This strategy also forces shops to add more machining centers to keep pace in the event of any surges in production demand. Conversely, the alternative is to instead integrate a deep-hole-rilling system that would relieve the machining centers of that operation. The cell’s robot could move parts from the machining centers to the deep-hole-drilling system.

Today’s deep-hole -rilling machine OEMs must always stay ahead of the curve in terms of tooling, then modify and engineer their machines accordingly to capitalize on any new technology. Doing so ensures that deep-hole-drilling systems continue to grow in capability and in application versatility to give shops further incentive to rethink the deep-hole-drilling process and how it could benefit their production operations.

Anthony Fettig, UNISIG CEO discusses deep hole drilling tooling
UNISIG's B700 deep hole drilling machine uses BTA tooling systems to drill holes up to 300 mm diameter, in depths up to 6 m. A clean design and intuitive controls interface allow immediate
09

Sep

B700 BTA Deep Hole Drilling Machine Operation | Video

UNISIG’s B700 deep hole drilling machine uses BTA tooling systems to drill holes up to 300 mm diameter, in depths up to 6 m. A clean design and intuitive controls interface allow immediate productivity for manufacturers across several industries.

Continue reading“B700 BTA Deep Hole Drilling Machine Operation | Video”

APMEN caught up with Dr. Lim Beng Siong, senior scientist, PE COI and Anthony Fettig, CEO UNISIG at a seminar tailor-made for local companies to understand the use, co-development, support and maintenance
01

May

Going Deep Into Oil and Gas

Originally posted in Asia Pacific Metalworking Equipment News (APMEN)

APMEN caught up with Dr. Lim Beng Siong, senior scientist, PE COI and Anthony Fettig, CEO UNISIG at a seminar tailor-made for local companies to understand the use, co-development, support and maintenance of deep hole boring and gun drilling machine for the fast growing oil and gas sector.

What is your personal take on the oil and gas industry in this region?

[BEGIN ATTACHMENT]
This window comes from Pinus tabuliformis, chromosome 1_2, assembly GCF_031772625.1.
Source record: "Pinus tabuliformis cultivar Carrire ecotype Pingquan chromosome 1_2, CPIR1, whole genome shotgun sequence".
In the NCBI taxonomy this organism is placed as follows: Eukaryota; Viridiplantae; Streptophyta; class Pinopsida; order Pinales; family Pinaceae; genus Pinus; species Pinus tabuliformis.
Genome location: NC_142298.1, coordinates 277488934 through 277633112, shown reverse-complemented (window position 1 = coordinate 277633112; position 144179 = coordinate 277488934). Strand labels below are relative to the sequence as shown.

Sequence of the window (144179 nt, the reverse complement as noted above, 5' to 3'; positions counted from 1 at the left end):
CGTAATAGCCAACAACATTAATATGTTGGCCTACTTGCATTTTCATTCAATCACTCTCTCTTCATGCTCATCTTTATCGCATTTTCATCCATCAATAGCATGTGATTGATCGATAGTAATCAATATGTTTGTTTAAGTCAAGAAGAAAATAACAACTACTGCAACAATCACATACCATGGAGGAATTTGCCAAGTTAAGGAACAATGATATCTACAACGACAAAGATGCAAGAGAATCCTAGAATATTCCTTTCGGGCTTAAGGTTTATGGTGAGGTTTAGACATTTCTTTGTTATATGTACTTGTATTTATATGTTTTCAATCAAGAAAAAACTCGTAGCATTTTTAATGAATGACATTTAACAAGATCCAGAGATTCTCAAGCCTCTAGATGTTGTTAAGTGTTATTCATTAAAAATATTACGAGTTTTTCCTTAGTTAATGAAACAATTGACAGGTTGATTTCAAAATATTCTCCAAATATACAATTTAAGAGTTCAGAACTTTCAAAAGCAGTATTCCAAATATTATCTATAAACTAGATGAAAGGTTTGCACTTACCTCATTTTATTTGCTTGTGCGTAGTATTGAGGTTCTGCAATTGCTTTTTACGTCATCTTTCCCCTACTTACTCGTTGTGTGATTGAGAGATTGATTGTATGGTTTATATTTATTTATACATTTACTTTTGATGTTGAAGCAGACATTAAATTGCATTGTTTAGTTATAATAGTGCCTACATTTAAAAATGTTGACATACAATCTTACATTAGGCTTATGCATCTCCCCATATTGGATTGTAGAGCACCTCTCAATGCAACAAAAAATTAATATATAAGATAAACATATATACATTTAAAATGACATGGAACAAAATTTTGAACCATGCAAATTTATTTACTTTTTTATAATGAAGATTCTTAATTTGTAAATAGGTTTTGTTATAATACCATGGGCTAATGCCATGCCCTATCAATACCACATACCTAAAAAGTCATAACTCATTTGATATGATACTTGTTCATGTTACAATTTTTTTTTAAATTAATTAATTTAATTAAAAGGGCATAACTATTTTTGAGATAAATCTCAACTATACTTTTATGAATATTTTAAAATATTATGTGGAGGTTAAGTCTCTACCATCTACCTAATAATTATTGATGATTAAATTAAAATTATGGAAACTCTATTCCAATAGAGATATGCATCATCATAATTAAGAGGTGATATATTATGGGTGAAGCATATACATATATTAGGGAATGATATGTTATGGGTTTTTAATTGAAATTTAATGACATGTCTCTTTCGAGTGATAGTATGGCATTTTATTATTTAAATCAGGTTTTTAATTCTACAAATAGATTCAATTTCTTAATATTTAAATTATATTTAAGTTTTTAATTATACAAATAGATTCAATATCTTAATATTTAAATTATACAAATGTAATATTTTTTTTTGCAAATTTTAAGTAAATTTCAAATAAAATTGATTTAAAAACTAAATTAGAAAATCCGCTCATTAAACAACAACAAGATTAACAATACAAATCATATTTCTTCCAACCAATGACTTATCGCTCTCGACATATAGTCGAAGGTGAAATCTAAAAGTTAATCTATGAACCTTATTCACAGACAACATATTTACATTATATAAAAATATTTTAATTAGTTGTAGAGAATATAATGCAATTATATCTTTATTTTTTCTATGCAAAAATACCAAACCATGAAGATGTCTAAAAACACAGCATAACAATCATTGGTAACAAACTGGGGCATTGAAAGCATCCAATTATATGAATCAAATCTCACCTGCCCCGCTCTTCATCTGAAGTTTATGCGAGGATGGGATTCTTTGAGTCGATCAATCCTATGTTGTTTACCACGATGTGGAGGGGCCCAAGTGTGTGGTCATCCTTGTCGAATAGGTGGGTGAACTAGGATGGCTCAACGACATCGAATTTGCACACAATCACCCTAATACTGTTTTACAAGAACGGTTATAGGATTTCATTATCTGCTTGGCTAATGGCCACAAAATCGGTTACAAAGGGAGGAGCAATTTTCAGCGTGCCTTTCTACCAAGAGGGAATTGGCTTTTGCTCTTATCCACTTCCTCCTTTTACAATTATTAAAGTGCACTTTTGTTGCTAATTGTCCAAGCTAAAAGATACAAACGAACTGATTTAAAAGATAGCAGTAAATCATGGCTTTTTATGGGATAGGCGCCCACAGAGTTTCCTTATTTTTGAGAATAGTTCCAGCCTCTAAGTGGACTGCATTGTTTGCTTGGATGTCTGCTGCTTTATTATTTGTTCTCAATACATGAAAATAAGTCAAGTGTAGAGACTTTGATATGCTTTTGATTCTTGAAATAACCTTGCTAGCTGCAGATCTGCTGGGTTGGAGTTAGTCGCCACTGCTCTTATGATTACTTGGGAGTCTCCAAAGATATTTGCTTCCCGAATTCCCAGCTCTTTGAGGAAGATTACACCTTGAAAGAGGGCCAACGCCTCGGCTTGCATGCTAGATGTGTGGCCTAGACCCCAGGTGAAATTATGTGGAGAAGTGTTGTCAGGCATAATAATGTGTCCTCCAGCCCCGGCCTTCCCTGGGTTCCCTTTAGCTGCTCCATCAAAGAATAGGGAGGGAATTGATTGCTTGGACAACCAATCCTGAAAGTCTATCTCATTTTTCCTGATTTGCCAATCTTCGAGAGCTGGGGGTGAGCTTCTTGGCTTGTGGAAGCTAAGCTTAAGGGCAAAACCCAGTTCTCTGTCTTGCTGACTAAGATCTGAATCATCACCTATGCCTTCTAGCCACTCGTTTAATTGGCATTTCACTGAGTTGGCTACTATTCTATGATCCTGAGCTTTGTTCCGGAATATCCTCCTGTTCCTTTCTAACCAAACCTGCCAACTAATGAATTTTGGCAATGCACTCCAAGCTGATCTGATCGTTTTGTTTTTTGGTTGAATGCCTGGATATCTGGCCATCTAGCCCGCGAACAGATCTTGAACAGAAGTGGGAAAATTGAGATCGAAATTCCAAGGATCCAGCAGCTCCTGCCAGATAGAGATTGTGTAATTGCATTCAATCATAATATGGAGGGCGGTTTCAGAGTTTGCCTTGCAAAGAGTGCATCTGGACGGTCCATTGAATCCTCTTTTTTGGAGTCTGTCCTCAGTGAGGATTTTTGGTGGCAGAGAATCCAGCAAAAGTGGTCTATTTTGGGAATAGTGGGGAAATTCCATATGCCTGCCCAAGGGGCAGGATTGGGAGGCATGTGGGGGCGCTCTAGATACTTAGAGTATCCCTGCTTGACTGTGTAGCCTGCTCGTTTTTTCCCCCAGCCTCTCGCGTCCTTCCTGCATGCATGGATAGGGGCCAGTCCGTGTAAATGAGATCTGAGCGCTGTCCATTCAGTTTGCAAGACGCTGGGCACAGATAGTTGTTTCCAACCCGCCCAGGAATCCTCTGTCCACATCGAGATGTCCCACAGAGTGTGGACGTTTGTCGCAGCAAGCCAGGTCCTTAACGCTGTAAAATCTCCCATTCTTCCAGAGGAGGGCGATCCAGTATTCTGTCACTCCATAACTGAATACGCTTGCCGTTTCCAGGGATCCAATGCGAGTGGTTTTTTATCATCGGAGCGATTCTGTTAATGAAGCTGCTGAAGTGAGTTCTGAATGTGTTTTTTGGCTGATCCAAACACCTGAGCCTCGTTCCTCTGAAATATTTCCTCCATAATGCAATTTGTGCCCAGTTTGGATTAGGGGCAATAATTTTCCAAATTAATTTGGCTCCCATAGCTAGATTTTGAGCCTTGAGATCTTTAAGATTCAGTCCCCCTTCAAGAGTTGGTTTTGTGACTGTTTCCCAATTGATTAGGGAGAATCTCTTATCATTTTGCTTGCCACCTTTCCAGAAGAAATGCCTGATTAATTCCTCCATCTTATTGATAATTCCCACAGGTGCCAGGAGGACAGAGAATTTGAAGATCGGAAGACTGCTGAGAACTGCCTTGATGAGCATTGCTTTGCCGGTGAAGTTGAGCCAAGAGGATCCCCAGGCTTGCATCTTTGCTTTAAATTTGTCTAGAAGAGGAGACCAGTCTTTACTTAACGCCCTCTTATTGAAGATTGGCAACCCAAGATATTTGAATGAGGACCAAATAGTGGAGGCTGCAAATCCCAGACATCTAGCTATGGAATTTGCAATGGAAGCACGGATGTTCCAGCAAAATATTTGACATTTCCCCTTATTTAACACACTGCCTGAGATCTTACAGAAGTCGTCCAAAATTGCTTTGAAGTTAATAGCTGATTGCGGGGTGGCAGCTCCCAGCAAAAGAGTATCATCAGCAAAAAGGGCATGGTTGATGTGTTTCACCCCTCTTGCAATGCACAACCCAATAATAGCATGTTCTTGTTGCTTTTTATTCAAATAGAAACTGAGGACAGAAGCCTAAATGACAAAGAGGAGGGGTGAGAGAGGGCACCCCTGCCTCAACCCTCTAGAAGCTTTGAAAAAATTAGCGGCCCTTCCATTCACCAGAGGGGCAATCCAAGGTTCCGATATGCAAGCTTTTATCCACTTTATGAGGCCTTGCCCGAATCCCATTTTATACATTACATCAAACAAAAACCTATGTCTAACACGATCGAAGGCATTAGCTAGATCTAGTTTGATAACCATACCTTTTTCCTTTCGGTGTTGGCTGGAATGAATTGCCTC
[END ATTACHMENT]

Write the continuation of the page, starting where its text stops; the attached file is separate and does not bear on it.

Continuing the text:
Dr Lim Beng Siong: For oil and gas in this particular region I think most of the jobs are moving over from other parts of the world to this region largely because of cost and proximity. As such, there is a big tendency to move the new parts or more complex parts here. If you bring in more complex parts, there are more difficult holes to drill, and therefore you need more advanced machines to produce them.

Anthony Fettig: What we find are our customers do not necessary move production but they duplicate it. To achieve service proximity, for example, they have production in Houston for complex product and they want to have the same production capability in Singapore or elsewhere in Asia so they can respond quickly to their customers who have rigs in this region. As a result, there is definitely a push to have similar technology or advancing technologies that are available in the US in Singapore.

What is the future technological trend in deep hole drilling in the oil and gas sector?

LBS: Most of the tools will be equipped with sensors. These sensors could be gamma ray sensors or magnetic resonance imaging sensors. When you incorporate these sensors you must have wiring to send power and another set of wires to pick up the status. Sometimes beside the sensors, they even have a tiny hole that acts as a flow line.
This hole becomes a chamber to measure pressure and temperature. When we need to incorporate these features, it becomes very challenging.
We see that in this part of the world, there will be more operators requiring intelligent tools, those that can measure the profile of the terrain and carry out data logging while drilling is taking place.

AF: The holes are getting smaller and deeper. The machinery and tools we are using get pushed to a greater extreme. As such, we always try to build a machine such that the tool is the limitation because when people buy a machine, they expect to use it for 20 to 30 years.

Exotic materials like Inconel and Titanium; do they change
the game in deep hole drilling?

AF: We commonly drill super alloy or proprietary alloys. For proprietary alloys, they are constructed for specific reasons, for example, some are designed to undergo high elongation before breaking. As a result, they are more difficult to work with and in addition, there is no instruction book that comes with the material, so our customers have to use our machine to ‘feel’ their way into the machining process. As such, our machine must be sensitive to allow the engineers to determine the best cutting parameter on the material with very little information to start with.

More on Deep Hole Gun Drilling

In the oil & gas sector, deep gun drilled holes are created on extremely hard and corrosion resistant, nickel and chrome-based alloys to serve as safety, control, wire-lines and flow-line holes to allow for effective command, control and communications between the down-hole tools with the surface control crew.

To facilitate communication between surface and the down-hole tools, companies need to create high aspects ratio holes of 700 that are of 5 m deep x 7 mm in diameter to accommodate flow and wire lines. Many of these down-hole tools are now equipped with highly sensitive instruments such as gamma rays, X-rays and magnetic resonance imaging that requires an additional layer of protection using non-magnetic materials such as Inconel 718, Incoly and K-Monel.